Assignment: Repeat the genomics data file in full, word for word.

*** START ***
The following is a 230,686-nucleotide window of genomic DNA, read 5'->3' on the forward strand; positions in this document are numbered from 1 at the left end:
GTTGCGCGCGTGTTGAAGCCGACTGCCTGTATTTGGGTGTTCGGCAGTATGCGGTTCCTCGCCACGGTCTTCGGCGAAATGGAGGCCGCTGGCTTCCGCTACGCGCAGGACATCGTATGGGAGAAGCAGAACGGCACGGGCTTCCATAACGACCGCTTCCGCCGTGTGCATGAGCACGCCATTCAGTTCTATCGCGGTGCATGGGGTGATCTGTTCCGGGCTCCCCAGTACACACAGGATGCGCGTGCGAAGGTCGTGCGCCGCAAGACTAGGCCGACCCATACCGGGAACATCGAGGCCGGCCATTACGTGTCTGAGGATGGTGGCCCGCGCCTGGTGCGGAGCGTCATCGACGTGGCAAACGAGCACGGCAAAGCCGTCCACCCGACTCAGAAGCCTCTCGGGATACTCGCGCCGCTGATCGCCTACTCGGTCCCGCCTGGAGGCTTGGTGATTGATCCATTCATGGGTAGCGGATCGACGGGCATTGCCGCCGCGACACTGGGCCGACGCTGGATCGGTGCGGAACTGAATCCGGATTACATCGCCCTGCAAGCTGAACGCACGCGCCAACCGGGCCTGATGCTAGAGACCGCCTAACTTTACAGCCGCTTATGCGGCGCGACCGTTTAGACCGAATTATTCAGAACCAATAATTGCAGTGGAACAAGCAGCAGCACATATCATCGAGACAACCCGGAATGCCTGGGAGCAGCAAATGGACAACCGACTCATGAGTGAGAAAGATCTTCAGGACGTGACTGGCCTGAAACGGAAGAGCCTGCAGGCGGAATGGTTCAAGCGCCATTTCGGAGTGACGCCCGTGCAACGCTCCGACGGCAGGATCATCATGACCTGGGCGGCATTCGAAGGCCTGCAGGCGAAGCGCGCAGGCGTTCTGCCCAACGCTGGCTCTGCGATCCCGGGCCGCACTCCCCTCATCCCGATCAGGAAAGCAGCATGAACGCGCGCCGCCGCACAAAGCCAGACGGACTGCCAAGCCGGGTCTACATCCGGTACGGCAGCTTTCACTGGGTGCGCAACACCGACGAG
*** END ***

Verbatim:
The following is a 230,686-nucleotide window of genomic DNA, read 5'->3' on the forward strand; positions in this document are numbered from 1 at the left end:
GTTGCGCGCGTGTTGAAGCCGACTGCCTGTATTTGGGTGTTCGGCAGTATGCGGTTCCTCGCCACGGTCTTCGGCGAAATGGAGGCCGCTGGCTTCCGCTACGCGCAGGACATCGTATGGGAGAAGCAGAACGGCACGGGCTTCCATAACGACCGCTTCCGCCGTGTGCATGAGCACGCCATTCAGTTCTATCGCGGTGCATGGGGTGATCTGTTCCGGGCTCCCCAGTACACACAGGATGCGCGTGCGAAGGTCGTGCGCCGCAAGACTAGGCCGACCCATACCGGGAACATCGAGGCCGGCCATTACGTGTCTGAGGATGGTGGCCCGCGCCTGGTGCGGAGCGTCATCGACGTGGCAAACGAGCACGGCAAAGCCGTCCACCCGACTCAGAAGCCTCTCGGGATACTCGCGCCGCTGATCGCCTACTCGGTCCCGCCTGGAGGCTTGGTGATTGATCCATTCATGGGTAGCGGATCGACGGGCATTGCCGCCGCGACACTGGGCCGACGCTGGATCGGTGCGGAACTGAATCCGGATTACATCGCCCTGCAAGCTGAACGCACGCGCCAACCGGGCCTGATGCTAGAGACCGCCTAACTTTACAGCCGCTTATGCGGCGCGACCGTTTAGACCGAATTATTCAGAACCAATAATTGCAGTGGAACAAGCAGCAGCACATATCATCGAGACAACCCGGAATGCCTGGGAGCAGCAAATGGACAACCGACTCATGAGTGAGAAAGATCTTCAGGACGTGACTGGCCTGAAACGGAAGAGCCTGCAGGCGGAATGGTTCAAGCGCCATTTCGGAGTGACGCCCGTGCAACGCTCCGACGGCAGGATCATCATGACCTGGGCGGCATTCGAAGGCCTGCAGGCGAAGCGCGCAGGCGTTCTGCCCAACGCTGGCTCTGCGATCCCGGGCCGCACTCCCCTCATCCCGATCAGGAAAGCAGCATGAACGCGCGCCGCCGCACAAAGCCAGACGGACTGCCAAGCCGGGTCTACATCCGGTACGGCAGCTTTCACTGGGTGCGCAACACCGACGAG